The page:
Purely speculative: several research institute in Switzerland have develop apps to recognize mountain peaks, I wonder if, using the pictures of monuments in Commons, such institute couldn’t develop a database of « profiles » used to recognize monuments in Switzerland. Based on the the geolocalization of the camera you should easily determine which profile to use for each monument?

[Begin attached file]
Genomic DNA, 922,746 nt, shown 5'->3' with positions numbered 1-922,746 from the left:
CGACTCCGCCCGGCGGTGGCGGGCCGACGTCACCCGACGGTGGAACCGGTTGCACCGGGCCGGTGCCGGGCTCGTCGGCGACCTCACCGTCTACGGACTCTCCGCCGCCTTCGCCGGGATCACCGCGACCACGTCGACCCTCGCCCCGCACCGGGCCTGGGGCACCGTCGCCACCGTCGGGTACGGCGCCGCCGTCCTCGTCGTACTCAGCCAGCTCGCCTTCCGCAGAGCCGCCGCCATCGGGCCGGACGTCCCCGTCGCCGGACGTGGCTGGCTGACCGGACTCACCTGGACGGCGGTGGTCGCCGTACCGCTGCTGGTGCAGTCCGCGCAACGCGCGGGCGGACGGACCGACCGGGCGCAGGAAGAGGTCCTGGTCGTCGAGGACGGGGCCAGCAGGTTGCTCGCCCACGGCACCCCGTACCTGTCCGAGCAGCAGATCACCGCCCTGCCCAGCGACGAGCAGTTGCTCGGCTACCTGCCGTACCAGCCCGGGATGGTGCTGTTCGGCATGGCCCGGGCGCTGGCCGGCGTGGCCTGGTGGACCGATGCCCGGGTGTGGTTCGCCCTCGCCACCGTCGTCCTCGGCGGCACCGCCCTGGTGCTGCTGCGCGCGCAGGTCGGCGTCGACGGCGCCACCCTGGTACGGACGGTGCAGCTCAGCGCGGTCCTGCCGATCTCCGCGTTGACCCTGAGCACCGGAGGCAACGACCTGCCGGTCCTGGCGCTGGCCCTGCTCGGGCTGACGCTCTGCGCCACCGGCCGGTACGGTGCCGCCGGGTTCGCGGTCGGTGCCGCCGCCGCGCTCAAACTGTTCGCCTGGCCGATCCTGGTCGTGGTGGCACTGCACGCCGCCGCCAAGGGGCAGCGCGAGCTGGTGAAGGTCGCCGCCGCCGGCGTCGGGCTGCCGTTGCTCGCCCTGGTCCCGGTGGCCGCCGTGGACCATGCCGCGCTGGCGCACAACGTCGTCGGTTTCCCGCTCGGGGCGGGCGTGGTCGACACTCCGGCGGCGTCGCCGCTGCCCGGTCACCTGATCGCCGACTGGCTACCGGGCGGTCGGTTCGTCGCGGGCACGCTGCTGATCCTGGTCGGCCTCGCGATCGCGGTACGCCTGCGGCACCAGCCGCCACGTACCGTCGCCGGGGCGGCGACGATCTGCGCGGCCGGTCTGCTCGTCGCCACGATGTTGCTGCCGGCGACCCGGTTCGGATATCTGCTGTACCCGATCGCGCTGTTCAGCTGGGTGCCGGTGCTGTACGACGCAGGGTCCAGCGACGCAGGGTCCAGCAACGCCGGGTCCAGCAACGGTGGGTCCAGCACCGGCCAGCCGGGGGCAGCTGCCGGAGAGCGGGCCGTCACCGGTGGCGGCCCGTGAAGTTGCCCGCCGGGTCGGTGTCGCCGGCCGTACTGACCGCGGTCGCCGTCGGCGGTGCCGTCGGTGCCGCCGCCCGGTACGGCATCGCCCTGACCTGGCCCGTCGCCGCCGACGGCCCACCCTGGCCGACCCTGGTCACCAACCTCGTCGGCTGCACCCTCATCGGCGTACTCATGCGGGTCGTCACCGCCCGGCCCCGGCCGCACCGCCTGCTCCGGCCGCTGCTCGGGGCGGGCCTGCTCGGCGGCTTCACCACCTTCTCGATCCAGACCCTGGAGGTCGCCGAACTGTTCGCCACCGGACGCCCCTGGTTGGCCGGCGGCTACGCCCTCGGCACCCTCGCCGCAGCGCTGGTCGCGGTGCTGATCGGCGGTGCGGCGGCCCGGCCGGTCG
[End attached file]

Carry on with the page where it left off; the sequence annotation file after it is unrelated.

charles ___________________________________________________________ I use this email for mailing list only. Charles ANDRES, Chief Science Officer "Wikimedia CH" – Association for the advancement of free knowledge – www.wikimedia.ch Skype: charles.andres.wmch IRC://irc.freenode.net/wikimedia-ch Le 6 janv. 2014 à 21:02, rupert THURNER <rupert.thur...@gmail.com> a écrit : > Fyi > > ---------- Weitergeleitete Nachricht ---------- > Von: "john cummings" <mrjohncummi...@gmail.com> > Datum: 05.01.2014 01:00 > Betreff: Re: [cultural-partners] Successor to QRpedia? > An: <kerry.raym...@gmail.com>, "Wikimedia Chapters cultural partners > coordination - closed list" <cultural-partn...@wikimedia.ch> > > Hi All > > I have been working on something using the redirecting service that QRpedia > provides without using the actual QR code for the Natural History Museum in > London (final write up coming soon). > > We get around 50% foreign language visitors and offer them very little (apart > from a newly released audio guide). > > What I've made is basically a photographic representation of the museum that > links to the Wikipedia articles for the species, I've included a link to the > mobile site version as it looks nicer > > https://en.m.wikipedia.org/wiki/Wikipedia:GLAM/NHMandSM/NHM_Galleries > > I think this offers a few key things: > > 1. It offers people the chance to work together to curate a museum (or any > other space) in their own way with many different perspectives, e.g > > * Butterfly identification guide for our butterfly house > > * Mammals Gallery gives Wikipedia articles for species in every display case > > * Browse a book that's on display (The Birds of America) with links to each > species in your own language > > * Being able to augment displays already in the museum: > > * Add to the Giant Sequoia cross section we have that has names and dates > on it's rings with links to those events and people > > * To link to Wikipedia articles from text on museum signs and to offer > people the change to do translations of that museum sign in their own > language. > > * Tree identification guide (not finished yet) > > 2. It has very low technology barriers compared to something using an app, it > works on any browser on most devices, including odd things like Blackberrys > and microsoft tablets > > 3. You don't have to put QR codes everywhere, sometimes it's not possible. > > 4. Anyone can do it for their local museum, art gallery, nature reserve etc > at no cost and without permission. > > I played around with quite a few things before coming up with this including > using Layar (image recognition) and google maps with geocoding, both being > hard work and clumsy and not working very well when things are close together > or 3d objects or the software doesn't allow collaboration. > > I have no idea where this sort of thing should live, any ideas? > > At QRpedia's heart it's a Wikipedia language redirect that happens to have a > QR code as the way of getting there, perhaps it just needs a different name, > Wikipedia language link?. I'd love to see QRpedia being used in a lot of > places, for instance I would love to see QRpedia being used on OpenStreetMap > links to Wikipedia and also for other projects like Wikivoyage. > > Cheers > > John > > > On 4 January 2014 23:12, Kerry Raymond <kerry.raym...@gmail.com> wrote: > I agree that object recognition is still hard, but much more straightforward > thing to do is to map from a location to the set of Wikipedia articles > geocoded as being "near" that location, which is useful in itself. Then it's > easy to have a mobile device app that shows Wikipedia articles "near me > now". > > In fact, this is all so straightforward I'm guessing someone's already built > it, although a quick google search hasn't turned it up for me. > > Obviously "near" is something that needs to be configured according to the > specific type of app you are dealing with. "Near" in an art gallery is > different to "near" while travelling on a train. > > Practical problems are the accuracy of geocodes both in terms of: > 1. the geocodes on Wikipedia articles (particularly for regions as opposed > to points) - how do I get the Wikipedia article for the city as a whole if I > am out in the suburbs? > 2. the geocodes generated by mobile devices, which will be the limiting > constraint for indoor applications > > All of the above equally applies to Commons and other projects where > geocodes are used. > > Kerry > > > > _______________________________________________ > Cultural-Partners mailing list > cultural-partn...@wikimedia.ch > https://intern.wikimedia.ch/lists/listinfo/cultural-partners > Please treat emails sent to this list as confidential.Ask senders for > permission before forwarding emails off-list. > > > _______________________________________________ > Cultural-Partners mailing list > cultural-partn...@wikimedia.ch > https://intern.wikimedia.ch/lists/listinfo/cultural-partners > Please treat emails sent to this list as confidential.Ask senders for > permission before forwarding emails off-list. > _______________________________________________ > http://wikimedia.ch Wikimedia CH website > Wikimediach-l mailing list > https://lists.wikimedia.org/mailman/listinfo/wikimediach-l
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